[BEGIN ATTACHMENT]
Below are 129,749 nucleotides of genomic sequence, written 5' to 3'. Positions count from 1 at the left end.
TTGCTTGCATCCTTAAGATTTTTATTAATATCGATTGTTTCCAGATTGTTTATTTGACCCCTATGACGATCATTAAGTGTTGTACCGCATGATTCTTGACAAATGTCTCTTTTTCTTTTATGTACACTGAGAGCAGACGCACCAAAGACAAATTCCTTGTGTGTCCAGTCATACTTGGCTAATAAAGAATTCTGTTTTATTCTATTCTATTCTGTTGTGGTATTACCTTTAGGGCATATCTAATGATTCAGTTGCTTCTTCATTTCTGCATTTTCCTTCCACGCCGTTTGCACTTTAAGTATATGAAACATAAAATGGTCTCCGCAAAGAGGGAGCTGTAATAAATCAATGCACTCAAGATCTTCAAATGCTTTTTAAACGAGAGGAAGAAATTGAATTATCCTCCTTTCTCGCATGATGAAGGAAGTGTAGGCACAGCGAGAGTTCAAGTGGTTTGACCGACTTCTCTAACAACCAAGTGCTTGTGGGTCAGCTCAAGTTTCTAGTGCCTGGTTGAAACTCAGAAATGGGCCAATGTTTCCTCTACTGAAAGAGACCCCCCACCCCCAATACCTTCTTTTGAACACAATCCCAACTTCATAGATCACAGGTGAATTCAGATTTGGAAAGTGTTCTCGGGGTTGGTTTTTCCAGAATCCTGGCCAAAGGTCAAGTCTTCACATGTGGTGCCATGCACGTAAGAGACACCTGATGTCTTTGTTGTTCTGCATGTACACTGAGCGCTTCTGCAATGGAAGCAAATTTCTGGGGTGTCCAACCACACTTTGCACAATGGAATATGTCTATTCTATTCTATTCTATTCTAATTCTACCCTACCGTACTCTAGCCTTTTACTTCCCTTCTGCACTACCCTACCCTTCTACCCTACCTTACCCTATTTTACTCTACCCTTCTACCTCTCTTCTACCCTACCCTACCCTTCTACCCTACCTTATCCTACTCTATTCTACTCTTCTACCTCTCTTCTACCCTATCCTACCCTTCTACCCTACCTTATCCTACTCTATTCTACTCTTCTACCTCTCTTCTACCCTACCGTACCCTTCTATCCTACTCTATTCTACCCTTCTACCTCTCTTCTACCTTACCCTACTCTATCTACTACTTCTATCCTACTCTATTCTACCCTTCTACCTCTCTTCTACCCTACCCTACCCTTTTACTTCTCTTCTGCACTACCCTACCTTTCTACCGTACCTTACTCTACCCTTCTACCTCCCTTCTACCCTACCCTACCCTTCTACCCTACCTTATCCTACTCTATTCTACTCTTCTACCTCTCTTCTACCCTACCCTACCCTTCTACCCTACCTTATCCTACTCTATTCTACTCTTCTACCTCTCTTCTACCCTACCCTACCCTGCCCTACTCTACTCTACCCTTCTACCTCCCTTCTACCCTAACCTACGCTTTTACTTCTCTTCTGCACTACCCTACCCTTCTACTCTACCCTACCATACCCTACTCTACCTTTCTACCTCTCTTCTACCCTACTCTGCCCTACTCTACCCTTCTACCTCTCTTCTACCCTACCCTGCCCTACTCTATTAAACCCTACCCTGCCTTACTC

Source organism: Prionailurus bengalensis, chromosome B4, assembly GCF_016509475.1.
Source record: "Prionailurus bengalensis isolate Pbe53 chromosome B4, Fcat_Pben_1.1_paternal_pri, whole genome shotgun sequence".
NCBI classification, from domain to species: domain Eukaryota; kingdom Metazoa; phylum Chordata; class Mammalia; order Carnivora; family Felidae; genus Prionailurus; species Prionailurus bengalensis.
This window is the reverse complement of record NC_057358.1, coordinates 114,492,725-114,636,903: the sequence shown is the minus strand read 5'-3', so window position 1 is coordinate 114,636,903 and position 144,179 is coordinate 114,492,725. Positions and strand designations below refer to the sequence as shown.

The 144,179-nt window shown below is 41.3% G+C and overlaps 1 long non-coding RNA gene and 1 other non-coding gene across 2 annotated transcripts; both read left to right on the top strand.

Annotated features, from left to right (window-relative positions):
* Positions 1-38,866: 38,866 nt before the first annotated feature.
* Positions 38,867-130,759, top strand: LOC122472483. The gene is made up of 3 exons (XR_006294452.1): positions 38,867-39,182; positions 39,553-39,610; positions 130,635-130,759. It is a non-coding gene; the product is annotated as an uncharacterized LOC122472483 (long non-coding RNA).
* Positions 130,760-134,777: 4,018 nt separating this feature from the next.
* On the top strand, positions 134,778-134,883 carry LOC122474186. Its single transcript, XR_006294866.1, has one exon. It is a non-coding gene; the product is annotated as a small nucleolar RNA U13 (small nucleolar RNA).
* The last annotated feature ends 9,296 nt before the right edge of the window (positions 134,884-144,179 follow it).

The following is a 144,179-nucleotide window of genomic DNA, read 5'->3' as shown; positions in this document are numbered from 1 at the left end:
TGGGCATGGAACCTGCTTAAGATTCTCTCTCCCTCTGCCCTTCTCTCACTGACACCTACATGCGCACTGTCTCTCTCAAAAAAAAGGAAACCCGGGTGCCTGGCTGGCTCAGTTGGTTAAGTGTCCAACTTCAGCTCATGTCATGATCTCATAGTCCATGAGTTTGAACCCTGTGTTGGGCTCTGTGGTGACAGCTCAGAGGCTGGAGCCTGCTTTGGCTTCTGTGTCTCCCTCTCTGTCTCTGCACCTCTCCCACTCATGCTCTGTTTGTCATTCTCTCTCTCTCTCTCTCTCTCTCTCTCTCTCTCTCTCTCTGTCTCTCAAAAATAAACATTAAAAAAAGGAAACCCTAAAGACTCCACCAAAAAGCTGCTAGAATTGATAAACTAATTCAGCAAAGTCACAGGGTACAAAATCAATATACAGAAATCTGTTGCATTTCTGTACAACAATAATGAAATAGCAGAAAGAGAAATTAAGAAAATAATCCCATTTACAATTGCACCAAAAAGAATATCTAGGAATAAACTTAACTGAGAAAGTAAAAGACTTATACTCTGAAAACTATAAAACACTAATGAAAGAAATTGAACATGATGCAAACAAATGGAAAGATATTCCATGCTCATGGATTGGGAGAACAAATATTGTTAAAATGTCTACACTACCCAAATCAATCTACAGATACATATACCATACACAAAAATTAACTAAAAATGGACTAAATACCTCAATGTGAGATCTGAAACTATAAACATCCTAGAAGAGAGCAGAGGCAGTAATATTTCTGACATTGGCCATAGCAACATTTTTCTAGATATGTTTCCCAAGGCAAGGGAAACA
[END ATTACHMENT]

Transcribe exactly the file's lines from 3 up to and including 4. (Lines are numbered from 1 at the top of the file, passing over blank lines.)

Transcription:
Source organism: Prionailurus bengalensis, chromosome B4, assembly GCF_016509475.1.
Source record: "Prionailurus bengalensis isolate Pbe53 chromosome B4, Fcat_Pben_1.1_paternal_pri, whole genome shotgun sequence".